After months of pressure, the Gates Foundation recently sold $178 million of BP stock
SEATTLE, WASHINGTON -- Last Autumn the Gates Divest campaign, a coalition of 68 WA-based faith leaders, 74 WA-based social justice groups and 10 of the 18 candidates for the 2015 Seattle City Council election, called upon The Bill and Melinda Gates Foundation to sell off the approximately $1.4 million it had invested in fossil fuel companies. Kayaktivists took to the waters outside of the Gates’ Medina mansion, leafletted for three months outside of the Foundation, and delivered letters from the President of WA Physicians for Social Responsibility as well as faith, civil, youth and social justice leaders from the Seattle community
The local campaign was supplemented by an international campaign run by The Guardian newspaper, and is part of the larger fossil fuel divestment movement - the fastest growing divestment movement in history. Foundations, colleges, cities, non-profit organizations, businesses and individuals have now divested portfolios worth $3.4 trillion, choosing instead to invest in a sustainable future.
The aim of the divestment movement is to break the power of the fossil fuel companies, who have used their profits to deceive the public, influence political campaigns, and fight laws and regulations designed to reduce the threat of global warming. Divestment sends a clear signal to our elected leaders that the health and safety of our communities is more important than profits.
The Gates Foundation provided no formal response to the Seattle community leaders. But we have now learned in the final quarter of 2015 they sold all $178 million worth of their BP shares. This is on top of the sale of over $800 million worth of Exxon stock which was disclosed last fall. This means that the Gates Foundation has now dropped their total fossil fuel holdings from somewhere in the region of $1.4 billion two years ago, to closer to $300 million today.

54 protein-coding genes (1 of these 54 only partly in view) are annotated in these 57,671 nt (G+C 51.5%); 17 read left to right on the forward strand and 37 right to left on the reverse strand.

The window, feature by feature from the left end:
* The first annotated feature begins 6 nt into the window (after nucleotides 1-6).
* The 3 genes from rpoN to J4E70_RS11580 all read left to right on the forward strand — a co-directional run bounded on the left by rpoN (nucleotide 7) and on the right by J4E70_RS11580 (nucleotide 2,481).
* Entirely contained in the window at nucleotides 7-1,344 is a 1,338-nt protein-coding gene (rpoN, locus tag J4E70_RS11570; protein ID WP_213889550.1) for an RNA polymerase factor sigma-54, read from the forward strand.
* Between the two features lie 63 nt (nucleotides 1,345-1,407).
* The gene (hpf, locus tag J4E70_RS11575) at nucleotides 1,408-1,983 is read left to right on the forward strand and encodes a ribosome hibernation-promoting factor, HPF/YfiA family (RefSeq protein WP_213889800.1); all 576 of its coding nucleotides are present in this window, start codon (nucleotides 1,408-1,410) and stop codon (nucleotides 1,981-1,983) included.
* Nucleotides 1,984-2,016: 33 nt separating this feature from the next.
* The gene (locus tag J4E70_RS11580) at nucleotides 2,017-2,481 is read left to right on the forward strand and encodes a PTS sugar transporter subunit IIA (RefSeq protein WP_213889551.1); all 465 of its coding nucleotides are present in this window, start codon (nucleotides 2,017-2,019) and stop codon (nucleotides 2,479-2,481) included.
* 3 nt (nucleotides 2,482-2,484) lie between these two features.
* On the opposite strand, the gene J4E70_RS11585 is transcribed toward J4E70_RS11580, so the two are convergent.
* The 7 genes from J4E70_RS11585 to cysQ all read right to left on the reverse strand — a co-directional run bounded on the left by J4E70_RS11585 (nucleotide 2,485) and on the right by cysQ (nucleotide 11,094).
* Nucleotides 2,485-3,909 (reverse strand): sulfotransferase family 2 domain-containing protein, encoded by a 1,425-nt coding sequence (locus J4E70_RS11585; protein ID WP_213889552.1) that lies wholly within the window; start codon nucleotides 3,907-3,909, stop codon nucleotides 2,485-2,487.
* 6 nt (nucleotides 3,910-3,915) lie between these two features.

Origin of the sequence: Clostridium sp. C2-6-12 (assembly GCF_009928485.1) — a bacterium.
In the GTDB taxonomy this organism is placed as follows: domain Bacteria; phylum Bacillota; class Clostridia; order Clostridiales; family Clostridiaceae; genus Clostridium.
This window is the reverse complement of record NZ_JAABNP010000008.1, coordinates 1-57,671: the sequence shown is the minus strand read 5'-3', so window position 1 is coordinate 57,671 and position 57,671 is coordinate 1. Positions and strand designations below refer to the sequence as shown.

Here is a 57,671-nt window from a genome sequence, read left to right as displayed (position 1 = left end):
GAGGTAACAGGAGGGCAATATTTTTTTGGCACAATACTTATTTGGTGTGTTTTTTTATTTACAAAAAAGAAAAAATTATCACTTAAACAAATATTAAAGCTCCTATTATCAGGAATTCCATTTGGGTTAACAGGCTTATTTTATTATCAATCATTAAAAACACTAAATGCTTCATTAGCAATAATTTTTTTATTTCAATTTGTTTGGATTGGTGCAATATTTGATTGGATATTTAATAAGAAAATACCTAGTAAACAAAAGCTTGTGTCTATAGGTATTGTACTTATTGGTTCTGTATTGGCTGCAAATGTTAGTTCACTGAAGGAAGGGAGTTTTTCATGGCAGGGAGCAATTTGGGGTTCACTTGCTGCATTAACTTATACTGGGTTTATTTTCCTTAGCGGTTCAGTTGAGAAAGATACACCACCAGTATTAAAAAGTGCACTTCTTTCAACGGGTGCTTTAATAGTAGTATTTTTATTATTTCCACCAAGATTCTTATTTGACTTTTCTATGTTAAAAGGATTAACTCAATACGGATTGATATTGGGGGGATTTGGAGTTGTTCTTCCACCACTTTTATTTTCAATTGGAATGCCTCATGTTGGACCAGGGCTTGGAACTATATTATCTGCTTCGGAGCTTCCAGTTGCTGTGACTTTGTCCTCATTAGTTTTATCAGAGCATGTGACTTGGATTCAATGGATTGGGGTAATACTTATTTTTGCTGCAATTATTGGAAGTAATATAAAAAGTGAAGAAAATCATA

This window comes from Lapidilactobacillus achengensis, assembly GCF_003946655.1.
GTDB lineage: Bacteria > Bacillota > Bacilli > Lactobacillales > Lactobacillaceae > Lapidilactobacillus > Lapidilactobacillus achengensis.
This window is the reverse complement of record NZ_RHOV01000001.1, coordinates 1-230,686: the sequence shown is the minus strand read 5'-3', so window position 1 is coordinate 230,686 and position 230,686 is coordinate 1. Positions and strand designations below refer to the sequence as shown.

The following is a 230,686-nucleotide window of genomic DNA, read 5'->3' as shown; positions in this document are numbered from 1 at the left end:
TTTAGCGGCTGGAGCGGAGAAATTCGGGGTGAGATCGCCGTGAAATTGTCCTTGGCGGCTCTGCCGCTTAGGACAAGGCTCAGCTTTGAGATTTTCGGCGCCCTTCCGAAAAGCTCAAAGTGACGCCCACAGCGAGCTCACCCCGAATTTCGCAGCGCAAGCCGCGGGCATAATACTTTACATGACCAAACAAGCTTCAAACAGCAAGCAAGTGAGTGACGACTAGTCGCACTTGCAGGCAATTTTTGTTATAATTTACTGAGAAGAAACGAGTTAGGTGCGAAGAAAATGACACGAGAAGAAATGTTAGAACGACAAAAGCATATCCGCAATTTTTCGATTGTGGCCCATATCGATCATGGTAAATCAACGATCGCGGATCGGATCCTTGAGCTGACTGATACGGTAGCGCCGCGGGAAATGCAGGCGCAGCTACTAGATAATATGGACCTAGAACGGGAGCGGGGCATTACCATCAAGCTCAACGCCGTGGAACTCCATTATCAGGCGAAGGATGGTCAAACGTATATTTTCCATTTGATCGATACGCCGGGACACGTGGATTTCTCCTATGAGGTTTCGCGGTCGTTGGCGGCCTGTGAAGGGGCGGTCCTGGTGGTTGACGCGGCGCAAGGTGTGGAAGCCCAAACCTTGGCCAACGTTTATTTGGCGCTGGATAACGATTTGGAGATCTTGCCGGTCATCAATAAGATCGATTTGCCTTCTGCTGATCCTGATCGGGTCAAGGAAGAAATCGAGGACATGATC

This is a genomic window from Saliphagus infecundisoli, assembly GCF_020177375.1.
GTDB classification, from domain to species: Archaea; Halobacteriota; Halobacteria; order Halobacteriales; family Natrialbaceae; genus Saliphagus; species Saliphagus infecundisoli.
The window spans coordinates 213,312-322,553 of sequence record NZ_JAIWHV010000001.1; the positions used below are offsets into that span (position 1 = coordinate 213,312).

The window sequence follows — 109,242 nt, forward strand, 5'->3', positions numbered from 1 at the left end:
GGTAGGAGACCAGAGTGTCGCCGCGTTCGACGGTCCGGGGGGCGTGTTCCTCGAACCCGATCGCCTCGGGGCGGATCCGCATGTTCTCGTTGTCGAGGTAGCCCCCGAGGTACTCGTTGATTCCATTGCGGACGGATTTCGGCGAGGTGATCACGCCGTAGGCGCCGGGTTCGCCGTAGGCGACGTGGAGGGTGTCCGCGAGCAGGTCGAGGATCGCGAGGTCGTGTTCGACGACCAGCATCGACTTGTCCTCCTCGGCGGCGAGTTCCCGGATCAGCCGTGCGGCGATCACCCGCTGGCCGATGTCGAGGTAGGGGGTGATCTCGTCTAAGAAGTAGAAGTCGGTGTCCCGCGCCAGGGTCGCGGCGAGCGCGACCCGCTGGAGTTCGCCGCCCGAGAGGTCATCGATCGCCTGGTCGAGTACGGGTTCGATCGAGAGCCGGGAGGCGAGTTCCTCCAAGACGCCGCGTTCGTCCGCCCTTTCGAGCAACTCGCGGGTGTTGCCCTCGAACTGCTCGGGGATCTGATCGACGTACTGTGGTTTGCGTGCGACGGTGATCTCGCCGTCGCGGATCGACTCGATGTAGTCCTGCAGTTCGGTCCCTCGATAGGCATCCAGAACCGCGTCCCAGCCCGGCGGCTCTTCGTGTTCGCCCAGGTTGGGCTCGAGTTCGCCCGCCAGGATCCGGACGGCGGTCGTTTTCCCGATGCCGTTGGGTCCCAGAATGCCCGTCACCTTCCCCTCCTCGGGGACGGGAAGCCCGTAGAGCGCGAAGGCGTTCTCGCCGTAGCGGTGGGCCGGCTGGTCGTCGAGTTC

“We are thrilled that the Gates Foundation continues to divest from fossil fuel stocks, but it’s time to divest the rest. Investing in oil companies is completely inconsistent with the Gates Foundation mission to ensure that everybody has the chance to live a healthy, productive life,” said Gates Divest organizer Alec Connon.
“They’re moving their financial capital - now it’s time to use their moral capital and publicly commit to divestment,” said Mike McGinn, who as Mayor of Seattle in 2013 was the first mayor to commit a city to divestment. “By taking a public stand, Bill and Melinda Gates could help change the debate and speed up the international response to global warming.”
On Monday May 9th at 4pm representatives of youth climate group Plant for the Planet, Rev. Katie Ladd and members of the Gates Divest team will be delivering a rather large thank you card to the Gates Foundation, with a very clear message on the inside of the card: “Now Please Divest The Rest!”